shutterstock_185374205Missoula   The starter on our 1979 Toyota fishing truck has been putting on a sketchy show. Sometimes, we turn the key, and the truck jumps into action. But, not once, but twice, I found myself looking at all systems saying go, but not a sound when I turned the key. Solenoid? I have been there and done that too many times, but usually there are telltale clicks before death. After jiggling and thumping the starter and anything else under the hood, magically, the truck has started again, but with a dawn drive from the Creek to the airport for two of our family, wisdom and the Boy Scout still stuck deep inside of me got me up at 5AM to drive the truck in for a some kind of diagnosis or repair. The mechanic said sometimes there’s a “flat” spot in a starter, where a jiggle and 8 or 9 tries will get past it. The drama alone and being more than 50 miles off-the-grid, said that $200 for a new starter and labor was a deal worth making.

On the other hand, here at the Break Café with Chaco while I wait for their call and read the paper on-line, staying off-the-grid this season until snowfall is tempting, if just to escape the news. I just read a long article which basically made the ultra-depressing case that even the recent horrific publicity of Bill Cosby, once a comedian, and Roger Ailes, once the Fox News hater-in-charge and power broker extraordinaire, being brought down below sea level over devastating charges of sexual harassment and worse in Cosby’s case, that there might be a blip where more women come forward, as they now have, to report sexual harassment on the job, but then it will be back to normal again.

Oh, my god, let’s be clear. Back to normal means sexual harassment on the job as one of the terms and conditions of employment for women. How can we pretend we are building a just society, and accept that such a circumstance is just part of being a woman and working?

And, why? Lawyers for women fighting sexual harassment and even experts at the EEOC were quoted essentially arguing that the act of going to court, whether justice won or denied, pretty much guarantees a woman future discrimination once they have stood up against such employer abuse and discrimination on their current job. Where once a judicial filing might have been lost in the weeds, one lawyer argued that now, a simple Google search by any interviewer or human resource person would immediately find chapter and verse on the woman and her complaint and she would be judged not a hero or a freedom fighter or a sister standing up for other sisters, but a “troublemaker,” and likely unemployable within the career of her choice.

Is there no protection for such secondary, secret discrimination? Rape victims in most communities are allowed their privacy and protection. Is this what we must now extend to women in order to bring peace and a semblance of equity to the workplace? And, if so, let’s get to work on it from the EEOC to the local courthouses, because this has to be stopped. None of us can allow our mothers, daughters, partners, or any woman to endure sexual harassment in order to make a living, nor can men agree to abide by such a condition, seeing, but silent, without permanent damage.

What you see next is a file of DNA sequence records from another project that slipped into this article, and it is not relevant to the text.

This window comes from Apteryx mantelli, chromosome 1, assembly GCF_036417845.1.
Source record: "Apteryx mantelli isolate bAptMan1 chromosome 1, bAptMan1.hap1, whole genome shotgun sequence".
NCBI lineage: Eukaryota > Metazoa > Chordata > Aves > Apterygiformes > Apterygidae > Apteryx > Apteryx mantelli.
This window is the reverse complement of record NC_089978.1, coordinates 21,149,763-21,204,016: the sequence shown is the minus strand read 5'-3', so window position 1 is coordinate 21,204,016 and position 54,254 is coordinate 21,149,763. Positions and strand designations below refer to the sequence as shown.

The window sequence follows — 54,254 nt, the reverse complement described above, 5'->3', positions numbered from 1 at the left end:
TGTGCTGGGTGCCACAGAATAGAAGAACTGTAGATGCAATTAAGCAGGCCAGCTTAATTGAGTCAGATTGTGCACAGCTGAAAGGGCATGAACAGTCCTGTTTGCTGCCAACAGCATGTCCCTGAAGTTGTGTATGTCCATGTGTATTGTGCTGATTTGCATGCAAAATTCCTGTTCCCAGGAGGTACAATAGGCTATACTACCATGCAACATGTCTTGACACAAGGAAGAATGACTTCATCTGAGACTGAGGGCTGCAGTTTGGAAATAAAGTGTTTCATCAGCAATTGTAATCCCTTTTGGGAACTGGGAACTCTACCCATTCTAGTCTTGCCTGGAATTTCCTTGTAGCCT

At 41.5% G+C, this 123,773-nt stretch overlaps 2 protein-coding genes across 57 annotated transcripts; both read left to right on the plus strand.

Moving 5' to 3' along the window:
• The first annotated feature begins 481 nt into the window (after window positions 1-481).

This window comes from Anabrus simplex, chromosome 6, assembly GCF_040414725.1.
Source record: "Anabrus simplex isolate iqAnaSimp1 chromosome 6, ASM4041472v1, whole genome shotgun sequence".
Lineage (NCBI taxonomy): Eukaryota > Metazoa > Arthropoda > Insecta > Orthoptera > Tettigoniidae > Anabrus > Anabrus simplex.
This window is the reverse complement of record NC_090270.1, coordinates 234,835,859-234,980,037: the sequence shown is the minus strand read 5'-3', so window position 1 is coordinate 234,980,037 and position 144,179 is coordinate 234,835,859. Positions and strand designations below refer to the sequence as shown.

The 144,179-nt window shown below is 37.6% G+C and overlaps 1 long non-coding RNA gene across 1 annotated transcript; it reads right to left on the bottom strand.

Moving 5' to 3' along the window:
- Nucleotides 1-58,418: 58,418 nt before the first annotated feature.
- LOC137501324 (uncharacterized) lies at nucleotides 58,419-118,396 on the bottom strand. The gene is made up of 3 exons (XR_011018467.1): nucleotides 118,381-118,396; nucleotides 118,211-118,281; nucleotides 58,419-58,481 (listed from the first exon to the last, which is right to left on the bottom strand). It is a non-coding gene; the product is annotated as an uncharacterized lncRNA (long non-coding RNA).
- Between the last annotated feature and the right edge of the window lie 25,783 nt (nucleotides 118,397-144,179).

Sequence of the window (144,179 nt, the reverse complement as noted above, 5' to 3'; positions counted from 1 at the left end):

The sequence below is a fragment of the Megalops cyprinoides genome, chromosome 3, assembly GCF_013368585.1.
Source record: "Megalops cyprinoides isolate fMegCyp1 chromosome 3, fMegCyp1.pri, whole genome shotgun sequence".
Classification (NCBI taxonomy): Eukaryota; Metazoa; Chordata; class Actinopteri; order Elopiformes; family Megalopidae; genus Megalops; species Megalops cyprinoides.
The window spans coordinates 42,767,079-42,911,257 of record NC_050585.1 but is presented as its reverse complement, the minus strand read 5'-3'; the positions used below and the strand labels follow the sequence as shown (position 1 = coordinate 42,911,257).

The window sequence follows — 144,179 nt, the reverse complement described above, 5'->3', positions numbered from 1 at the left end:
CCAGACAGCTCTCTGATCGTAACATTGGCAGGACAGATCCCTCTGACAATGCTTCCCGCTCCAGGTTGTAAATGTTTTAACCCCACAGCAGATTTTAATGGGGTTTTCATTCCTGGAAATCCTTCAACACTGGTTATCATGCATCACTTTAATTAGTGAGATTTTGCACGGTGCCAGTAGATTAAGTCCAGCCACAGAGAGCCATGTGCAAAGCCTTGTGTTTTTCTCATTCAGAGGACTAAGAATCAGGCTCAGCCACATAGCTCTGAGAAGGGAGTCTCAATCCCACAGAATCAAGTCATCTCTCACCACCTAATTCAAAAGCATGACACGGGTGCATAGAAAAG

This needs to be stopped now!


Haters Going to Hide: The Trump Story Revealed

BN-ND016_IMMIGR_P_20160316182315New Orleans   There’s hardly room in the newspapers and weekly magazines these days for other news between the pulling of hair and rending of clothes by all of the pundits and data dogs about how they miscalculated the odds on the Trump nomination and their fumbling around trying to figure out the “who” of the Trump voter.  Judging by an article in Harper’s as one prominent example, the temptation is going to be to stereotype his voting base as whacko haters. 

Big, big mistake.  You can’t have a demagogue without the demos, the people, boiling with anger, and the candidate ready to meet it and move it forward.

Pew Research has also weighed in with some frightening news:  haters are not just going to hate, they’re going to hide.  Pew found that internet polls compared to telephone polling was finding another 8% or more of Trump support that was not willing to come clean talking to a semi-real person on the blower.  These are the monkey wrench folks everywhere in America who see a chance to flup the stuff up and show all of them, whoever they are, that they want to be heard and not just heard, but heeded.

Even more dangerous to my lights is that they are fired up and aren’t going to take it anymore, while Clinton supporters are on autopilot, snoring through the rallies or playing with their smartphones, while Rome is burning. 

The biggest fantasy is that Trump is going to change.  Not only is that not going to happen, but there’s every indication that behind the scenes, he’s getting high-fives and “git ‘r dones” from Republican politicians right and righter from Speaker Paul Ryan on down.  Whatever the rationale or fairytales they are telling themselves to try and put clothes on the emperor, they are almost universally in kowtow mode.